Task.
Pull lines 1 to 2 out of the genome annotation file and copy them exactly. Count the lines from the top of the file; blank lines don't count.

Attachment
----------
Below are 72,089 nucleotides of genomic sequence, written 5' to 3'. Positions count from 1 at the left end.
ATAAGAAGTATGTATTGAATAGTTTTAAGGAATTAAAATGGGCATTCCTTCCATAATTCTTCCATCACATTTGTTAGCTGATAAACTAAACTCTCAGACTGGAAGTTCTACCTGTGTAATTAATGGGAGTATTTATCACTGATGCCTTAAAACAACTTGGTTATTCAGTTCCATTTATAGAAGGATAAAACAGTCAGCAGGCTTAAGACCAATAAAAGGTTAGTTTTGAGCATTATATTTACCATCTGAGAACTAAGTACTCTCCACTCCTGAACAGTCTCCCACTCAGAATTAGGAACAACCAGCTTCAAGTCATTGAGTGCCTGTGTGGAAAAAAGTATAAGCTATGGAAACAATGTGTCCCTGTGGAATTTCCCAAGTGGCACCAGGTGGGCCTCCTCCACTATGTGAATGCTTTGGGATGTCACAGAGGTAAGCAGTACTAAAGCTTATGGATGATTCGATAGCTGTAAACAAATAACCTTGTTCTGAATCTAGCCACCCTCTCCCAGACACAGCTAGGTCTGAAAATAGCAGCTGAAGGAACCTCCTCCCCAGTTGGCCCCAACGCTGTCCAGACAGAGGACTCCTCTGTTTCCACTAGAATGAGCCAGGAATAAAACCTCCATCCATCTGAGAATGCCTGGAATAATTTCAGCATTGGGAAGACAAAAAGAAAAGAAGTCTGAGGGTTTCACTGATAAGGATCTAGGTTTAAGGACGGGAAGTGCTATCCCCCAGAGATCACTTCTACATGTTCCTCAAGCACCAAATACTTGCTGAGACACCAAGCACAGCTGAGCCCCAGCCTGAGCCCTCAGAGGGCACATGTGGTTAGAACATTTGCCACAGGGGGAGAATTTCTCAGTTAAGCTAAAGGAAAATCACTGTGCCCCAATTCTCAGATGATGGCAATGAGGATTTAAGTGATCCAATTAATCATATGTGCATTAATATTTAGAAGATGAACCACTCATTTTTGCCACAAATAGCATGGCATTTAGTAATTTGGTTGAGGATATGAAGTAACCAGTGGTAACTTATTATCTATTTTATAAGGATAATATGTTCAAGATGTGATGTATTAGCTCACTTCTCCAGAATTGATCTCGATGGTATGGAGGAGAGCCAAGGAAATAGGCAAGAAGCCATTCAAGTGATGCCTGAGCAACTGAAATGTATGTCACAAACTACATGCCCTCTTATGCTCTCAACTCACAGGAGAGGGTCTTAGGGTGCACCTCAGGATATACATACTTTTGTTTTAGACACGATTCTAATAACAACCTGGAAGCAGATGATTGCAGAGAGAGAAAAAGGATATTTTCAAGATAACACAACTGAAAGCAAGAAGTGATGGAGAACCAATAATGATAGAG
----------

Below are 72,089 nucleotides of genomic sequence, written 5' to 3'. Positions count from 1 at the left end.
ATAAGAAGTATGTATTGAATAGTTTTAAGGAATTAAAATGGGCATTCCTTCCATAATTCTTCCATCACATTTGTTAGCTGATAAACTAAACTCTCAGACTGGAAGTTCTACCTGTGTAATTAATGGGAGTATTTATCACTGATGCCTTAAAACAACTTGGTTATTCAGTTCCATTTATAGAAGGATAAAACAGTCAGCAGGCTTAAGACCAATAAAAGGTTAGTTTTGAGCATTATATTTACCATCTGAGAACTAAGTACTCTCCACTCCTGAACAGTCTCCCACTCAGAATTAGGAACAACCAGCTTCAAGTCATTGAGTGCCTGTGTGGAAAAAAGTATAAGCTATGGAAACAATGTGTCCCTGTGGAATTTCCCAAGTGGCACCAGGTGGGCCTCCTCCACTATGTGAATGCTTTGGGATGTCACAGAGGTAAGCAGTACTAAAGCTTATGGATGATTCGATAGCTGTAAACAAATAACCTTGTTCTGAATCTAGCCACCCTCTCCCAGACACAGCTAGGTCTGAAAATAGCAGCTGAAGGAACCTCCTCCCCAGTTGGCCCCAACGCTGTCCAGACAGAGGACTCCTCTGTTTCCACTAGAATGAGCCAGGAATAAAACCTCCATCCATCTGAGAATGCCTGGAATAATTTCAGCATTGGGAAGACAAAAAGAAAAGAAGTCTGAGGGTTTCACTGATAAGGATCTAGGTTTAAGGACGGGAAGTGCTATCCCCCAGAGATCACTTCTACATGTTCCTCAAGCACCAAATACTTGCTGAGACACCAAGCACAGCTGAGCCCCAGCCTGAGCCCTCAGAGGGCACATGTGGTTAGAACATTTGCCACAGGGGGAGAATTTCTCAGTTAAGCTAAAGGAAAATCACTGTGCCCCAATTCTCAGATGATGGCAATGAGGATTTAAGTGATCCAATTAATCATATGTGCATTAATATTTAGAAGATGAACCACTCATTTTTGCCACAAATAGCATGGCATTTAGTAATTTGGTTGAGGATATGAAGTAACCAGTGGTAACTTATTATCTATTTTATAAGGATAATATGTTCAAGATGTGATGTATTAGCTCACTTCTCCAGAATTGATCTCGATGGTATGGAGGAGAGCCAAGGAAATAGGCAAGAAGCCATTCAAGTGATGCCTGAGCAACTGAAATGTATGTCACAAACTACATGCCCTCTTATGCTCTCAACTCACAGGAGAGGGTCTTAGGGTGCACCTCAGGATATACATACTTTTGTTTTAGACACGATTCTAATAACAACCTGGAAGCAGATGATTGCAGAGAGAGAAAAAGGATATTTTCAAGATAACACAACTGAAAGCAAGAAGTGATGGAGAACCAATAATGATAGAG